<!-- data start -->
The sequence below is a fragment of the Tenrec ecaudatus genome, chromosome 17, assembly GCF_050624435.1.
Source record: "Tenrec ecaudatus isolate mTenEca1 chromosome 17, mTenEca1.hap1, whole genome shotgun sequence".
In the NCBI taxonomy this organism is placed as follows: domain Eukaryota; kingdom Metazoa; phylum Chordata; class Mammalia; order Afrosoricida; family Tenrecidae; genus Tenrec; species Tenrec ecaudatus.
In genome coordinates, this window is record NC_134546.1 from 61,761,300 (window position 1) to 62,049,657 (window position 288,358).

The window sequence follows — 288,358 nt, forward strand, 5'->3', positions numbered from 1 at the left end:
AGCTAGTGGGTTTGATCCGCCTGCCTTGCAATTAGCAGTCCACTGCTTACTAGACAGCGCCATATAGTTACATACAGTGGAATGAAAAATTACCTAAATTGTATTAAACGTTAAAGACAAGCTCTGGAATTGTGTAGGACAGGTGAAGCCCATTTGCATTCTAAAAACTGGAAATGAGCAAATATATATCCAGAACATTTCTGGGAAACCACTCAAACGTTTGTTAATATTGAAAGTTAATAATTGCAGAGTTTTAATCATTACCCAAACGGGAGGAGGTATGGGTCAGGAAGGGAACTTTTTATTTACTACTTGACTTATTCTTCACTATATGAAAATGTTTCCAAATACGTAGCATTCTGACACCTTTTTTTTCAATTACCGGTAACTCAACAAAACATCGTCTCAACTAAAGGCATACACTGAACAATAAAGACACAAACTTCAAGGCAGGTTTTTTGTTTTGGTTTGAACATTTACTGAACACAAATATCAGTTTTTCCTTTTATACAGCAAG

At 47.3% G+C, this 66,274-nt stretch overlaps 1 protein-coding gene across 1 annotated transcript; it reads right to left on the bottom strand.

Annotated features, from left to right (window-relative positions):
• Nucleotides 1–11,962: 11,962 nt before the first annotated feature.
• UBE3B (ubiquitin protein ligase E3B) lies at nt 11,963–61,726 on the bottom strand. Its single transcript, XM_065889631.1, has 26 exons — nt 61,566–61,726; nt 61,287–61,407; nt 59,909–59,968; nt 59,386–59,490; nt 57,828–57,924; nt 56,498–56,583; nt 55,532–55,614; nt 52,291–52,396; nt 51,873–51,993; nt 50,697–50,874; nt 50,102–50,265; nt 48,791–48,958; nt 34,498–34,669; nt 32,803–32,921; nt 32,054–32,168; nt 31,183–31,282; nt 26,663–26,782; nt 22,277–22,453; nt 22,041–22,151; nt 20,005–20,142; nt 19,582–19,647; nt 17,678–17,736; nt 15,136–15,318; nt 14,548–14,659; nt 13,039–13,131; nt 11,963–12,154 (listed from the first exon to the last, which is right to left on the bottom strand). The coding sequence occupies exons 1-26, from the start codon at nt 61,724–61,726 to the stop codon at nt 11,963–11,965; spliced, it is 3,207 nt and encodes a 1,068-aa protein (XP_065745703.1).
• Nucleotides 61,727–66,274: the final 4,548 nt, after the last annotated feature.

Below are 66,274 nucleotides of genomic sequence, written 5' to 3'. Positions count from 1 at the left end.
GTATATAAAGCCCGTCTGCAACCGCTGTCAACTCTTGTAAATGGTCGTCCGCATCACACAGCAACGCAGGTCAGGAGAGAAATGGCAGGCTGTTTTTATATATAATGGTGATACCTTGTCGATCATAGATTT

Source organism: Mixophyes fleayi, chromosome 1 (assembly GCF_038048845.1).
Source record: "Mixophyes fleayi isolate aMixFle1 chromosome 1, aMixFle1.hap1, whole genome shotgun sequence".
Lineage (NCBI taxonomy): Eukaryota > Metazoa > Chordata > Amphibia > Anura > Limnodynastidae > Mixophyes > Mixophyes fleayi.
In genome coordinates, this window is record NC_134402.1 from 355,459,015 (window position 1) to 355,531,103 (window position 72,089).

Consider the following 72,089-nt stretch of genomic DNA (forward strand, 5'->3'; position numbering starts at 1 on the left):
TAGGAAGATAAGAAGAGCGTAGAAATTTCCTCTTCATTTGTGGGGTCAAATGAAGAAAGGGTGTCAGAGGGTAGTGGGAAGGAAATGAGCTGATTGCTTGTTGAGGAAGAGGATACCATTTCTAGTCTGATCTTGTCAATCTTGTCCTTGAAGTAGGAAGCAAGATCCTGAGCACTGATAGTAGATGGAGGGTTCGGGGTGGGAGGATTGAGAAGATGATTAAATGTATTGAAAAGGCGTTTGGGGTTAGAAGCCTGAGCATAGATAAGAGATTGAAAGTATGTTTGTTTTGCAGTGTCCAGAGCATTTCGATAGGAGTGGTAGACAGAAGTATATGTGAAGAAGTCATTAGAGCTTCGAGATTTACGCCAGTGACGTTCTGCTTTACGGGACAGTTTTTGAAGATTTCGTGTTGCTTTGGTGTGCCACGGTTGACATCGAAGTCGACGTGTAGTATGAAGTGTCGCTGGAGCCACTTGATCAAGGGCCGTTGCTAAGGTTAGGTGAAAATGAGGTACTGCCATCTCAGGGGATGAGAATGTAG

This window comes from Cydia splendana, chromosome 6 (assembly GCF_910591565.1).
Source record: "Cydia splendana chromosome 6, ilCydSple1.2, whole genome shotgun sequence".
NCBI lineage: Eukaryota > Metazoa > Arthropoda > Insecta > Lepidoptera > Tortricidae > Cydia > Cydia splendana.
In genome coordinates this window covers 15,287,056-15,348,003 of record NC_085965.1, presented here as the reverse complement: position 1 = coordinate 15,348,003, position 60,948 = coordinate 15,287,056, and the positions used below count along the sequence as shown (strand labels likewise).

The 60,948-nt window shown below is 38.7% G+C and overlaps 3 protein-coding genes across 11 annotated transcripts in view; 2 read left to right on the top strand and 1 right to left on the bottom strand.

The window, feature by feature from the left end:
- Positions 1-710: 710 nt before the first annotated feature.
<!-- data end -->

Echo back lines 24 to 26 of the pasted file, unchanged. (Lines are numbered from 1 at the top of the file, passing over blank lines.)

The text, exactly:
The 60,948-nt window shown below is 38.7% G+C and overlaps 3 protein-coding genes across 11 annotated transcripts in view; 2 read left to right on the top strand and 1 right to left on the bottom strand.

The window, feature by feature from the left end:
- Positions 1-710: 710 nt before the first annotated feature.